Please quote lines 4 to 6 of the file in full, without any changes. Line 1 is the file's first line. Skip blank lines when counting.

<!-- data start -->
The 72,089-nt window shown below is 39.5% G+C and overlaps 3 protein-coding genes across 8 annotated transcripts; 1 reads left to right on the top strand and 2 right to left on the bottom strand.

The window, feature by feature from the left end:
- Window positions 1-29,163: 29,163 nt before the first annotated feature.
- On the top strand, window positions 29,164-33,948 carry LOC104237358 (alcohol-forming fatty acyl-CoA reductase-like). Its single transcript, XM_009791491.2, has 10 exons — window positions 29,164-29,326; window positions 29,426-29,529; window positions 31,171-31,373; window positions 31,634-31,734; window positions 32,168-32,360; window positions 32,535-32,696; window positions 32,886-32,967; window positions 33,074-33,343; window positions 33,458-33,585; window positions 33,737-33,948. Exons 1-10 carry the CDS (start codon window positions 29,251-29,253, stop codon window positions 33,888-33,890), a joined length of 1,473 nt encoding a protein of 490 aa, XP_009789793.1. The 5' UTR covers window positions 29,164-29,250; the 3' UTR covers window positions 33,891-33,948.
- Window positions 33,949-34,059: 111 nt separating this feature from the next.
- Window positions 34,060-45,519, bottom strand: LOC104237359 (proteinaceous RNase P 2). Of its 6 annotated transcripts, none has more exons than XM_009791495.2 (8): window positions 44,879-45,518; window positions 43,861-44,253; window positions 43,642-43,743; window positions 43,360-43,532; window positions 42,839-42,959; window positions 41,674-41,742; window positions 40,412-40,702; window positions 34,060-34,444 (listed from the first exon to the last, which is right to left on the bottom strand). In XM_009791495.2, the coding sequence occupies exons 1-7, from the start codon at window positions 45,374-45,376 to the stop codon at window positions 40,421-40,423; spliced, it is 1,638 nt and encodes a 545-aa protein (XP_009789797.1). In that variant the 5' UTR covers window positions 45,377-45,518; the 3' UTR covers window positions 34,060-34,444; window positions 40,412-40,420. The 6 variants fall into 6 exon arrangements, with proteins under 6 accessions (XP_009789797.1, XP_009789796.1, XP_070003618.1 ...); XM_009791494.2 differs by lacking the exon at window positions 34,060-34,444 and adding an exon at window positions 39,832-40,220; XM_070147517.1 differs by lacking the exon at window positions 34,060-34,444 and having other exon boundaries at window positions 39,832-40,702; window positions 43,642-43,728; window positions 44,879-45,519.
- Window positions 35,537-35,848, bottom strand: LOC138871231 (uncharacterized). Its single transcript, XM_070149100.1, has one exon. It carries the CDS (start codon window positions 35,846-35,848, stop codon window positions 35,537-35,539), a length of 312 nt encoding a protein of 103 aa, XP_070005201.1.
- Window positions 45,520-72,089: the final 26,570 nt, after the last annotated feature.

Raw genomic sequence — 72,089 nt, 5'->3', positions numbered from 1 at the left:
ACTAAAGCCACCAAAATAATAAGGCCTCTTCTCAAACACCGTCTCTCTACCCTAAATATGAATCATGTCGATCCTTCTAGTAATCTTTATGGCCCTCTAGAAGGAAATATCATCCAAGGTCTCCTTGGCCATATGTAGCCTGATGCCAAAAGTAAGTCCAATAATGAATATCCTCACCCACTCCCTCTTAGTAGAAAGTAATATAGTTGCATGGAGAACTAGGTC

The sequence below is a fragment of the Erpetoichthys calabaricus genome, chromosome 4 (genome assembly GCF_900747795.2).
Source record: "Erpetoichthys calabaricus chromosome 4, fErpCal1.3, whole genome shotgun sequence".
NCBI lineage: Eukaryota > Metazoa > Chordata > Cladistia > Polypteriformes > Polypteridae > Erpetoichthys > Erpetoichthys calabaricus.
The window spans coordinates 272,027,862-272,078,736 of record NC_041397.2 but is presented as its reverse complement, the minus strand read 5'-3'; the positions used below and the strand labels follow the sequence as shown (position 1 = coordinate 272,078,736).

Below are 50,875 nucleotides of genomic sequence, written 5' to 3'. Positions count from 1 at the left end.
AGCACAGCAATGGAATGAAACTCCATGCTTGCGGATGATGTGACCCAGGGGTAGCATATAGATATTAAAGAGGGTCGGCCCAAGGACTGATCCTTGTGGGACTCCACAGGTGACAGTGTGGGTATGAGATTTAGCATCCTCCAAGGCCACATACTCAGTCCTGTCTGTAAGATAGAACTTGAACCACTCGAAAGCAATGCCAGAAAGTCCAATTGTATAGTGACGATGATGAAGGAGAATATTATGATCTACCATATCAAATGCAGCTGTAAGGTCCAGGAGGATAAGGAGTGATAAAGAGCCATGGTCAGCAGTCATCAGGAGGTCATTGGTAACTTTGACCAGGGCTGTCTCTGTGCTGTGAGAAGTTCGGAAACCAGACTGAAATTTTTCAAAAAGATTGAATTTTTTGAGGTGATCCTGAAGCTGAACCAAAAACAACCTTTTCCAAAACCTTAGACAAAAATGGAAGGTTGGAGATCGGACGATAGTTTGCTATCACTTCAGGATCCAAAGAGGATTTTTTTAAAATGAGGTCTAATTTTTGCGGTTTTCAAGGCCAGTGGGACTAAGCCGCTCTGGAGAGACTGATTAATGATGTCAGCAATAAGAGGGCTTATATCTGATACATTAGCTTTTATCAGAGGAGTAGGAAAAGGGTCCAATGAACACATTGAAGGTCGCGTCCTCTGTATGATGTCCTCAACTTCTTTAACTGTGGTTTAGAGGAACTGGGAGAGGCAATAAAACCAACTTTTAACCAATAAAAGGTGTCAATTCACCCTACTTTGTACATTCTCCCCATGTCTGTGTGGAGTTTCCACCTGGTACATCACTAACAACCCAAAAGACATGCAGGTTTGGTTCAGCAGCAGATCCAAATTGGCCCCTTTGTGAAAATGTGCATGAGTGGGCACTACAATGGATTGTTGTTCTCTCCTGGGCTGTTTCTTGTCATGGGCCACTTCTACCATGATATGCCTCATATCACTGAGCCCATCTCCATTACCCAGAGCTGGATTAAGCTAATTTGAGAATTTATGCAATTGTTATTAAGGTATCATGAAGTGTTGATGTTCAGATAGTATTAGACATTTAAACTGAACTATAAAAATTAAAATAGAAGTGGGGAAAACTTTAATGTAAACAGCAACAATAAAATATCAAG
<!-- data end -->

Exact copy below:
- On the top strand, window positions 29,164-33,948 carry LOC104237358 (alcohol-forming fatty acyl-CoA reductase-like). Its single transcript, XM_009791491.2, has 10 exons — window positions 29,164-29,326; window positions 29,426-29,529; window positions 31,171-31,373; window positions 31,634-31,734; window positions 32,168-32,360; window positions 32,535-32,696; window positions 32,886-32,967; window positions 33,074-33,343; window positions 33,458-33,585; window positions 33,737-33,948. Exons 1-10 carry the CDS (start codon window positions 29,251-29,253, stop codon window positions 33,888-33,890), a joined length of 1,473 nt encoding a protein of 490 aa, XP_009789793.1. The 5' UTR covers window positions 29,164-29,250; the 3' UTR covers window positions 33,891-33,948.
- Window positions 33,949-34,059: 111 nt separating this feature from the next.
- Window positions 34,060-45,519, bottom strand: LOC104237359 (proteinaceous RNase P 2). Of its 6 annotated transcripts, none has more exons than XM_009791495.2 (8): window positions 44,879-45,518; window positions 43,861-44,253; window positions 43,642-43,743; window positions 43,360-43,532; window positions 42,839-42,959; window positions 41,674-41,742; window positions 40,412-40,702; window positions 34,060-34,444 (listed from the first exon to the last, which is right to left on the bottom strand). In XM_009791495.2, the coding sequence occupies exons 1-7, from the start codon at window positions 45,374-45,376 to the stop codon at window positions 40,421-40,423; spliced, it is 1,638 nt and encodes a 545-aa protein (XP_009789797.1). In that variant the 5' UTR covers window positions 45,377-45,518; the 3' UTR covers window positions 34,060-34,444; window positions 40,412-40,420. The 6 variants fall into 6 exon arrangements, with proteins under 6 accessions (XP_009789797.1, XP_009789796.1, XP_070003618.1 ...); XM_009791494.2 differs by lacking the exon at window positions 34,060-34,444 and adding an exon at window positions 39,832-40,220; XM_070147517.1 differs by lacking the exon at window positions 34,060-34,444 and having other exon boundaries at window positions 39,832-40,702; window positions 43,642-43,728; window positions 44,879-45,519.